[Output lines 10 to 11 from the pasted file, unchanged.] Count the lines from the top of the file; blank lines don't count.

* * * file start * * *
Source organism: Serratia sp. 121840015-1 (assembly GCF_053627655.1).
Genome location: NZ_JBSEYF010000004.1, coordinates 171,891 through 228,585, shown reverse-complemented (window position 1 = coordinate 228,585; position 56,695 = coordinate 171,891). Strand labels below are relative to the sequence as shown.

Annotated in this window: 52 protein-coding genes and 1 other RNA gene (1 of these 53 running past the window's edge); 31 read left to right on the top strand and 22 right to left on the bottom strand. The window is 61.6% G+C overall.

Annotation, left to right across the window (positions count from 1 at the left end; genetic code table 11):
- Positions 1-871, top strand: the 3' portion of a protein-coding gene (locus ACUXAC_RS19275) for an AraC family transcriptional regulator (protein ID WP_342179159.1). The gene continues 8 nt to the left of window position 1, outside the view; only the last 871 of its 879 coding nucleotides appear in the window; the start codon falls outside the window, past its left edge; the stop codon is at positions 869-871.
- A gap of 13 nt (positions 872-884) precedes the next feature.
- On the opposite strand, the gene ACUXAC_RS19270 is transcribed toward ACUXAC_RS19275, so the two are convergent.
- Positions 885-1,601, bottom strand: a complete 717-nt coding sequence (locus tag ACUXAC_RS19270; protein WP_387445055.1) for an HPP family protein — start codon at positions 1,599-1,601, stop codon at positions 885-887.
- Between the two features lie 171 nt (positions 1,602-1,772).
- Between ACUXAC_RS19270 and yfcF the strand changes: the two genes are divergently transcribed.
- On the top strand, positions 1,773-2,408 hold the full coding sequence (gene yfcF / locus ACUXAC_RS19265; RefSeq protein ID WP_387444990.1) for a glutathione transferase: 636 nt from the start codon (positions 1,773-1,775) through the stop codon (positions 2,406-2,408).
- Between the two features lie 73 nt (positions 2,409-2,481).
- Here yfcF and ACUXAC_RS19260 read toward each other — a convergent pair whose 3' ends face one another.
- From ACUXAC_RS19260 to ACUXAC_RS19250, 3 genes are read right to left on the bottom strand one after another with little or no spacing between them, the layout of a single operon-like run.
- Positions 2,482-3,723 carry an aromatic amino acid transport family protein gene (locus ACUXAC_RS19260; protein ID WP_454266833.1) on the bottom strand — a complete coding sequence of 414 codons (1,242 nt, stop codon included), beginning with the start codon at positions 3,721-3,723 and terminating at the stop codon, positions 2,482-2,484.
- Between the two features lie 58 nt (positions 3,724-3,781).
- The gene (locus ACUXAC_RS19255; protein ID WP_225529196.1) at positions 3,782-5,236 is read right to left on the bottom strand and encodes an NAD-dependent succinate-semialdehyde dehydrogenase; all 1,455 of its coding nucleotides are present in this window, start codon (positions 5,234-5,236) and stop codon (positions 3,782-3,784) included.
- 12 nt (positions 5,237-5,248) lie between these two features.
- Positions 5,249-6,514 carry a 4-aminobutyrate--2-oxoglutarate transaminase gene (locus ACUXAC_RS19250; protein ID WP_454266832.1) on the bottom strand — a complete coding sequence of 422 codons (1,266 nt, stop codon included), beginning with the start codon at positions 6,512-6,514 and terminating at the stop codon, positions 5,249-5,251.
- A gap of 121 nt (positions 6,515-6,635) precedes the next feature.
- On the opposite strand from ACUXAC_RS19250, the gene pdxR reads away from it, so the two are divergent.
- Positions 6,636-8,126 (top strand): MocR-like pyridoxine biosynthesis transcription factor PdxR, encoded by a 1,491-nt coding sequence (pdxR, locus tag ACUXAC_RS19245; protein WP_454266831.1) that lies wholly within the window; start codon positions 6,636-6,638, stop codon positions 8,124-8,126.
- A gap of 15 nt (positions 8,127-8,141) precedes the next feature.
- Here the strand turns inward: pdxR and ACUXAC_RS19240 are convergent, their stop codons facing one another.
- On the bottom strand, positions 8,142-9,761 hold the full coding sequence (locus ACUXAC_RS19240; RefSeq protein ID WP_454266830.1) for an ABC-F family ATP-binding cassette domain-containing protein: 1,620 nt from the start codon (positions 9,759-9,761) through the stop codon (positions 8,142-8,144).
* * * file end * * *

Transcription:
- Between ACUXAC_RS19270 and yfcF the strand changes: the two genes are divergently transcribed.
- On the top strand, positions 1,773-2,408 hold the full coding sequence (gene yfcF / locus ACUXAC_RS19265; RefSeq protein ID WP_387444990.1) for a glutathione transferase: 636 nt from the start codon (positions 1,773-1,775) through the stop codon (positions 2,406-2,408).